Salty thoughts

Things have been tough for us often lately, just as I know they have been for just about everyone. I must admit, it’s been tempting at times to look back. There is a sweet little house in Ohio with no one in it, and swings in the back yard. There are dear loved ones who are missed. It was a life that could easily have gone on forever…we were in an easy pattern there. Though we faced many challenges there, everyday life itself was an easy, plodding, day-in-day-out course. But we wanted to grow and progress, so we chose to break out of it and change everything. And I don’t regret it.

But there are those nights when things are so hard and when we are so tempted…when we look at each other and say, “We’ll just deal with the drudgery and that we knew we’d face if we never changed…let’s go back.”

But, though it’s so tempting, we know in our hearts that we want to progress, to grow, to become everything our Father wants us to be. But that is never so easy.

What an answer to prayer when I felt prompted to listen to a BYU devotional this week. Elder Holland spoke this month at BYU…love that guy. :)

He spoke about Lot’s wife. As soon as I heard that, my ears perked up. The little Lot’s wife in my heart did, too. I wanted to write a few of the thoughts that touched me from his talk. You can find the entire talk here.

In short, her attachment to the past outweighed her confidence in the future.

I plead with you not to dwell on days now gone, nor to yearn vainly for yesterdays, however good those yesterdays may have been. The past is to be learned from but not lived in. We look back to claim the embers from glowing experiences but not the ashes. And when we have learned what we need to learn and have brought with us the best that we have experienced, then we look ahead, we remember that faith is always pointed toward the future. Faith always has to do with blessings and truths and events that will yet be efficacious in our lives. So a more theological way to talk about Lot’s wife is to say that she did not have faith. She doubted the Lord’s ability to give her something better than she already had. Apparently she thought—fatally, as it turned out—that nothing that lay ahead could possibly be as good as those moments she was leaving behind.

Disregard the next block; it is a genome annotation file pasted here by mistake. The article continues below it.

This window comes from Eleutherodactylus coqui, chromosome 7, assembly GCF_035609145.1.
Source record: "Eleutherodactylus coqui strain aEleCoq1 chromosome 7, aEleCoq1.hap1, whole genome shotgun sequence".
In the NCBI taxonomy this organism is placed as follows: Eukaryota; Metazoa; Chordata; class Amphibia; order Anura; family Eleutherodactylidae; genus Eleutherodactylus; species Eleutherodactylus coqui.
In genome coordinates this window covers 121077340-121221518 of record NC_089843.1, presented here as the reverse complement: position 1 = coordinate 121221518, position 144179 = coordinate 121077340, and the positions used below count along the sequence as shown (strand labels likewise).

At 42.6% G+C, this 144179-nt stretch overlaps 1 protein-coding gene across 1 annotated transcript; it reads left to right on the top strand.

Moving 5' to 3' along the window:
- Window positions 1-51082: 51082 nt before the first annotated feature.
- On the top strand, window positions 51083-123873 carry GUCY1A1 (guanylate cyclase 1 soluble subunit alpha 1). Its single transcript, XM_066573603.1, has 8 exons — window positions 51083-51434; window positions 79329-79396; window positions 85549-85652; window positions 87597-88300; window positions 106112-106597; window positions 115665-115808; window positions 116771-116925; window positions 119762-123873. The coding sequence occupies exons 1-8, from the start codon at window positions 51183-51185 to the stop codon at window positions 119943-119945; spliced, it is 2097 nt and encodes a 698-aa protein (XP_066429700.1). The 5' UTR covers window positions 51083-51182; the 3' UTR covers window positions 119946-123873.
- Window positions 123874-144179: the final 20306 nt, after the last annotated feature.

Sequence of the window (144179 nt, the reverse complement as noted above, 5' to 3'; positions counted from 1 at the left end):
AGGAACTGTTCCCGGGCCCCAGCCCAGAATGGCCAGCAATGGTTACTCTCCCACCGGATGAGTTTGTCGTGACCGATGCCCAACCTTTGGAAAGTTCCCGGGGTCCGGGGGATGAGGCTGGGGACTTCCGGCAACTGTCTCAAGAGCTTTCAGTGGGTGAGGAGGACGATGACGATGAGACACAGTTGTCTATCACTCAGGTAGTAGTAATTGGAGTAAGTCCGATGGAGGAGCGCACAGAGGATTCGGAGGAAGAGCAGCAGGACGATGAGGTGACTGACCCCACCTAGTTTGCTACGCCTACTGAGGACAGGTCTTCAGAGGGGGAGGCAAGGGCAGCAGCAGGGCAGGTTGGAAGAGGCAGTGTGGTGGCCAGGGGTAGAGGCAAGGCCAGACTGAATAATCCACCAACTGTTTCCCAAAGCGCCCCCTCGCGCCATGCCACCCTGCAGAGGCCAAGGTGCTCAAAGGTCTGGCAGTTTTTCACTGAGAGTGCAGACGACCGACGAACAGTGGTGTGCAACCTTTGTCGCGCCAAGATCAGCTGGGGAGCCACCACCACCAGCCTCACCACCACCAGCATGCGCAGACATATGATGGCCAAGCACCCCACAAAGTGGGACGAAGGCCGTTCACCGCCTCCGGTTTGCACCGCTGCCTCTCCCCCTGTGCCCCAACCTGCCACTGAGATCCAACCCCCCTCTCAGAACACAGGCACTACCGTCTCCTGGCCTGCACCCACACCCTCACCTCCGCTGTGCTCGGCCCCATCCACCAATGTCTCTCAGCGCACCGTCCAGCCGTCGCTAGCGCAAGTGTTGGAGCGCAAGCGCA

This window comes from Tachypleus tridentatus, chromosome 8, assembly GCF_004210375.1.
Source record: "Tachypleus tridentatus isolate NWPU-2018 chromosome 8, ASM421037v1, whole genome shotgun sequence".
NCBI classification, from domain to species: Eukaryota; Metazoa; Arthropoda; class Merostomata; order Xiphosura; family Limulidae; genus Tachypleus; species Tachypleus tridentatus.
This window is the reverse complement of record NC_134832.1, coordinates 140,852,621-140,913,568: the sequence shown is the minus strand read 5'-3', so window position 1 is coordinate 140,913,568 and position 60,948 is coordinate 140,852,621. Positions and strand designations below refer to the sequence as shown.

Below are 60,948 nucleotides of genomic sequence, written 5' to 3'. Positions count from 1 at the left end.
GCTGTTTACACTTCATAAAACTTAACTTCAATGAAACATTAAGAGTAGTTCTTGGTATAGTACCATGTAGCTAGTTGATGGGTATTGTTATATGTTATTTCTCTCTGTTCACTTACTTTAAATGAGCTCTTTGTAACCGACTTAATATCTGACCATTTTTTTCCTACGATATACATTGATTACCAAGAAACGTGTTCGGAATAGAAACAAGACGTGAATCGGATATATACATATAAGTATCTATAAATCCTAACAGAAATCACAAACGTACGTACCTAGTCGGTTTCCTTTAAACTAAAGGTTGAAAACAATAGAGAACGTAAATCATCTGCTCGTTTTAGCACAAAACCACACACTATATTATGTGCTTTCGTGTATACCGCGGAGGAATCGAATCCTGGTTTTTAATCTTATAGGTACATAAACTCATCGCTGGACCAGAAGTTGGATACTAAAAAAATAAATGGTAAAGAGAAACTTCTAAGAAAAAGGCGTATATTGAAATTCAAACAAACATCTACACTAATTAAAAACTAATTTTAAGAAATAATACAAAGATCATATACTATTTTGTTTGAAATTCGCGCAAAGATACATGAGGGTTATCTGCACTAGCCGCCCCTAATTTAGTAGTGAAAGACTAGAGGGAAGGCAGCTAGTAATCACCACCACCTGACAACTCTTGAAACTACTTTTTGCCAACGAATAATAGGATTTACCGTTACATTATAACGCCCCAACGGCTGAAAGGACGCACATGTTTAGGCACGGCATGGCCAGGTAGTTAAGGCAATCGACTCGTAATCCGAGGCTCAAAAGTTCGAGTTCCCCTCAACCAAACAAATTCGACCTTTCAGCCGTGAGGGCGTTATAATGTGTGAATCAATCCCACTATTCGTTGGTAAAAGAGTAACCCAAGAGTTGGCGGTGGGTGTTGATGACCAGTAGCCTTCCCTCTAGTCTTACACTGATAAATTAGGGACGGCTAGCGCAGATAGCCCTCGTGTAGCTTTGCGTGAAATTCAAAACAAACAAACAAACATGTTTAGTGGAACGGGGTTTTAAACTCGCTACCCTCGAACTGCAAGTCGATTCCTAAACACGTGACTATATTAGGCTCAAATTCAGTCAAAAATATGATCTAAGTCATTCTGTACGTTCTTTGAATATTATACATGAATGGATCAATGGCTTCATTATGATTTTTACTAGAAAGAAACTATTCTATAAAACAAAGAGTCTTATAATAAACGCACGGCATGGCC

God doesn’t care nearly as much about where you have been as He does about where you are and, with His help, where you are willing to go.

Robert Browning wrote:

Grow old along with me!
The best is yet to be,
The last of life, for which the first was made:
Our times are in His hand
Who saith, “A whole I planned,
Youth shows but half; trust God: see all, nor be afraid!”
[Rabbi Ben Ezra (1864), stanza 1]

I call out, “Remember Lot’s wife.” Faith is for the future. Faith builds on the past but never longs to stay there. Faith trusts that God has great things in store for each of us and that Christ truly is the “high priest of good things to come.”

I am so grateful for a Loving Father, who cares deeply about where I am willing to go, and is constantly working in my life to help me get there. It is a painful journey at times, but at those times, I need to remember to not focus on the past…faith is for the future. When I think of that, I find joy knowing that Matt will “grow old along with me,” and that, surely, “the best is yet to be.”

This one thing I do, forgetting those things which are behind, and reaching forth unto those things which are before,

I press toward the mark for the prize of the high calling of God in Christ Jesus.

Philippians 3:13–14

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